Fukuyama: The record of foreign aid to places like Sub-Saharan Africa is really not very good. I don’t think that anyone can show that any of this foreign assistance has led to genuine development. Where you can show that it’s had an effect is in certain specific areas like public health where you’ve had these big campaigns against river blindness, malaria, HIV/AIDS, where there is some actual correlation between money spent and measurable outcomes. But in terms of general economic development there’s almost no evidence at all that it’s had a particular benefit. In areas like improving governance and anti-corruption the record is even worse. I just think that the international donor community cannot offer incentives that are sufficiently strong to fix some of these big problems.

It used to be said that in a way one of the most successful efforts in terms of governance and economic development were the succession criteria for the EU, where you had these very specific targets that new countries which wanted to enter had to meet. But also there the progress was more apparent than real. Countries like Rumania and Bulgaria, that got into the EU now have no incentive not to slide backwards.

It may actually be a better idea to go back to some of this older thinking on development, ordinary investments in infrastructure. This might be a little bit more worthwhile. But the trouble with big infrastructure projects is of course corruption.

foraus: You’ve written about your own surprise that there has not been a resurgence of a politically influential left-wing ideology after the financial crisis. Do you see anything happening in that space or is it still conspicuously absent?

Fukuyama: I think it is still conspicuously absent. The way I would put it, in simplest terms, is that the left has been caught up between two different imperatives. One is really focused on identity politics. Race, ethnicity, gender and now gay rights, these sorts of issues. The other is the classic agenda of economic inequality. I think in most countries, but particularly in the United States, these two don’t go together in terms of whom you can mobilize. That’s been I think a big problem for the Democrats of this country, a lot of them are mobilized on the basis of these identity issues. But the ‘working class’ who actually determines who gets elected president are either offended by that agenda or just like the socially conservative agenda better and nobody’s has figured out yet how to ‘fix’ that. To some extent that’s beginning to happen in Europe with those right wing parties that are basically gaining a lot of popular support based on this mixture of economic insecurity and identity. A lot of European countries are feeling that they are losing their cultural identity as a result of immigration. And the left wing parties are not willing to embrace that. If you look at something like the French communist party, half of its voters now vote for the Front National. That’s true for a lot of other populist parties who are eating into the left wing voter base. A European left-wing resurgence would be even harder than in the US because they would really have to make up their minds what to do with things like national identity.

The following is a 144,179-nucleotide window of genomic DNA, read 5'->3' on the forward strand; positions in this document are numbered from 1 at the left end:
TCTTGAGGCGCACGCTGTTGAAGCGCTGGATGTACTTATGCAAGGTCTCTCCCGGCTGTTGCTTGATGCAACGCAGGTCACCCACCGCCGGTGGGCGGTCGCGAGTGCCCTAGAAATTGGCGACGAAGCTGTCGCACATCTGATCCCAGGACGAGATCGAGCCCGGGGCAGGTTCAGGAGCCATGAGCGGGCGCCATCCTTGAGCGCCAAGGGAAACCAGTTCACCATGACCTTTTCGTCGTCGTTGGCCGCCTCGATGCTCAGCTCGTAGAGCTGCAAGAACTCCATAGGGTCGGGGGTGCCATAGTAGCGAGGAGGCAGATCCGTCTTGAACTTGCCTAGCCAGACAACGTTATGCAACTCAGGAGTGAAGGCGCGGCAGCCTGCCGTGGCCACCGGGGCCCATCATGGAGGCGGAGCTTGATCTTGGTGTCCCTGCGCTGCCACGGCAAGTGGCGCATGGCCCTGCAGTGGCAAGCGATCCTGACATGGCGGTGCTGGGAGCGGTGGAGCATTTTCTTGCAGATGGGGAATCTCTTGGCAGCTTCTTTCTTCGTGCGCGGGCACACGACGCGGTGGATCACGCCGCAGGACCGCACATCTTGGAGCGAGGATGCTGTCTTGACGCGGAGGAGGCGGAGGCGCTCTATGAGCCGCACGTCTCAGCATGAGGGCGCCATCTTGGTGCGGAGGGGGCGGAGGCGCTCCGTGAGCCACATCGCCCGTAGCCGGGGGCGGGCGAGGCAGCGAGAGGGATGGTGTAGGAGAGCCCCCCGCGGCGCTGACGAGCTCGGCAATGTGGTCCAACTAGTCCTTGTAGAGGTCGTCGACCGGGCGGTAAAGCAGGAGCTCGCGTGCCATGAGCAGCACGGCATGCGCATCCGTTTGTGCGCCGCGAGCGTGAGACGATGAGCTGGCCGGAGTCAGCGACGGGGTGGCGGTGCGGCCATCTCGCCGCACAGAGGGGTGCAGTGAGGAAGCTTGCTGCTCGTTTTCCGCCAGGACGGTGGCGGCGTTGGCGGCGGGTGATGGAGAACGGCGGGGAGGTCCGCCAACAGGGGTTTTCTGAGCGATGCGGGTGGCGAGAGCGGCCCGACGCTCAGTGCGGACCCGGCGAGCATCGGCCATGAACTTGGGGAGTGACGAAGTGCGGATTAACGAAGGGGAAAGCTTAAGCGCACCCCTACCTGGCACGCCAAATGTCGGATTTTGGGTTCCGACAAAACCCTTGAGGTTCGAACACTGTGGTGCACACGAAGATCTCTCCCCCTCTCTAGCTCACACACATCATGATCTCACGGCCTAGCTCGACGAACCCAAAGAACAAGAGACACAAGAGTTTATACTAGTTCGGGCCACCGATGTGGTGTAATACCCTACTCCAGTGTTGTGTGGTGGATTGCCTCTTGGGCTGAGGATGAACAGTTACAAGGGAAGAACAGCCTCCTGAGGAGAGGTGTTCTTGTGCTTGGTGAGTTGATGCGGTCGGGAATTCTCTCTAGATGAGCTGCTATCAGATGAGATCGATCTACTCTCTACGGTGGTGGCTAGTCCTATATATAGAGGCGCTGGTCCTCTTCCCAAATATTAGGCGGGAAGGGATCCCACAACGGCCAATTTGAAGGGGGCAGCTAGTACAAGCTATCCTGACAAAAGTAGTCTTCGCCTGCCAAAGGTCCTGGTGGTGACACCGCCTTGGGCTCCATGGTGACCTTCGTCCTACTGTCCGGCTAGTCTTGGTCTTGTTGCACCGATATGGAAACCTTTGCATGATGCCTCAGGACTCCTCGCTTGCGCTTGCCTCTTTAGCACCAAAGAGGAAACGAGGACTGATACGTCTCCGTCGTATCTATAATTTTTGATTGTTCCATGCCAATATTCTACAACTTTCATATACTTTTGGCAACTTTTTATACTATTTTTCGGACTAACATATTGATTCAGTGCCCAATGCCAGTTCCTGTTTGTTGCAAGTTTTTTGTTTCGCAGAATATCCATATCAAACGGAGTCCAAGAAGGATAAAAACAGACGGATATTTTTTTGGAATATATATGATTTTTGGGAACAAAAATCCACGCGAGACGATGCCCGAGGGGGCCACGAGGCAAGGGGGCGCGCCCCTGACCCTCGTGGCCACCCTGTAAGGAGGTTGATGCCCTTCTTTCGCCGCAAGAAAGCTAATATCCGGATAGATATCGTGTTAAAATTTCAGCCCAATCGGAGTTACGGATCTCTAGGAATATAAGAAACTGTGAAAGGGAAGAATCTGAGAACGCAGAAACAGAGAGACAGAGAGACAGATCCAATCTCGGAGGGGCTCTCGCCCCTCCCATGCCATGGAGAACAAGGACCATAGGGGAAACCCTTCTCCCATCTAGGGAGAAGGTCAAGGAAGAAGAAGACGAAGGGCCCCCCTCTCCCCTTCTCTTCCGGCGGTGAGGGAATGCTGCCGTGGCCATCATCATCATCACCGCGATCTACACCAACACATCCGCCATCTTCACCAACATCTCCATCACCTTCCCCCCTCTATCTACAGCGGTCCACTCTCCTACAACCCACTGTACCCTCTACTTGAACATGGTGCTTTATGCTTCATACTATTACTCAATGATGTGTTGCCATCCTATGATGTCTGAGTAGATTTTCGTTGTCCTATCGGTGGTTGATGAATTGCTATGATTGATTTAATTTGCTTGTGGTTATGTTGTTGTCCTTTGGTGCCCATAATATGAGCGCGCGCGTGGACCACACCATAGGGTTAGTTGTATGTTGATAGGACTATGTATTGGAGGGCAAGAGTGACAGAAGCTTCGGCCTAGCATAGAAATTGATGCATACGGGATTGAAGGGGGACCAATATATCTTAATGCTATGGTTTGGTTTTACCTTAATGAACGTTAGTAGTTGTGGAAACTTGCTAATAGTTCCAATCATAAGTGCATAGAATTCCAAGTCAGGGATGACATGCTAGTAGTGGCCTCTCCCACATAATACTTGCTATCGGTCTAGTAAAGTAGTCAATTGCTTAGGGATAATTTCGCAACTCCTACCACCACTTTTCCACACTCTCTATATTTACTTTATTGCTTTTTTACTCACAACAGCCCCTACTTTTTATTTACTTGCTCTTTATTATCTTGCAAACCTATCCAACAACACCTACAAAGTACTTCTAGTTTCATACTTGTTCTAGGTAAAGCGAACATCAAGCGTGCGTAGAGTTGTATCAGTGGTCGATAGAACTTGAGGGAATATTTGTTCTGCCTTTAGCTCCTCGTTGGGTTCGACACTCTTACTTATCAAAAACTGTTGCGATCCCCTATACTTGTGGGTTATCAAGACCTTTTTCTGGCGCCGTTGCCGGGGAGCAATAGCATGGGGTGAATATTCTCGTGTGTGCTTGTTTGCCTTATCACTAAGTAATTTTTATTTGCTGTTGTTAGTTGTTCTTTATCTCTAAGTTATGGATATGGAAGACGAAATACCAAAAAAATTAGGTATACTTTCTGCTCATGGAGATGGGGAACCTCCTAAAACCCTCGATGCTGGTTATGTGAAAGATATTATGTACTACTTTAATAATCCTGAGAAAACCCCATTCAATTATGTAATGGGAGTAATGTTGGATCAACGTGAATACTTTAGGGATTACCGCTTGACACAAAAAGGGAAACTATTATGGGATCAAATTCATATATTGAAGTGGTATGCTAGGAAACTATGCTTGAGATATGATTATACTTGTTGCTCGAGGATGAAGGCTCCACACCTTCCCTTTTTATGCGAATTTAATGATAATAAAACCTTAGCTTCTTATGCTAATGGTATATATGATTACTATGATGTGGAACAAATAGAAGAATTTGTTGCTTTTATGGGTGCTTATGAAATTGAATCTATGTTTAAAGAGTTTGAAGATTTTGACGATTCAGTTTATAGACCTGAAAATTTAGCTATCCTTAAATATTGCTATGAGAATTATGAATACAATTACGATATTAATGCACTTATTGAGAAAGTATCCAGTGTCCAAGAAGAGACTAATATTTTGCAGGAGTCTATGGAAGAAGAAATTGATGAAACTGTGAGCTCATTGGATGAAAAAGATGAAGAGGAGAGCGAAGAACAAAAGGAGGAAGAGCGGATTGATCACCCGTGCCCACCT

Danny Bürkli, ist Masterstudent (International Policy Studies) in Stanford. Er studierte Politikwissenschaft (BA) an der Universität Zürich und ist Mitglied der foraus-Arbeitsgruppe Frieden und Sicherheit.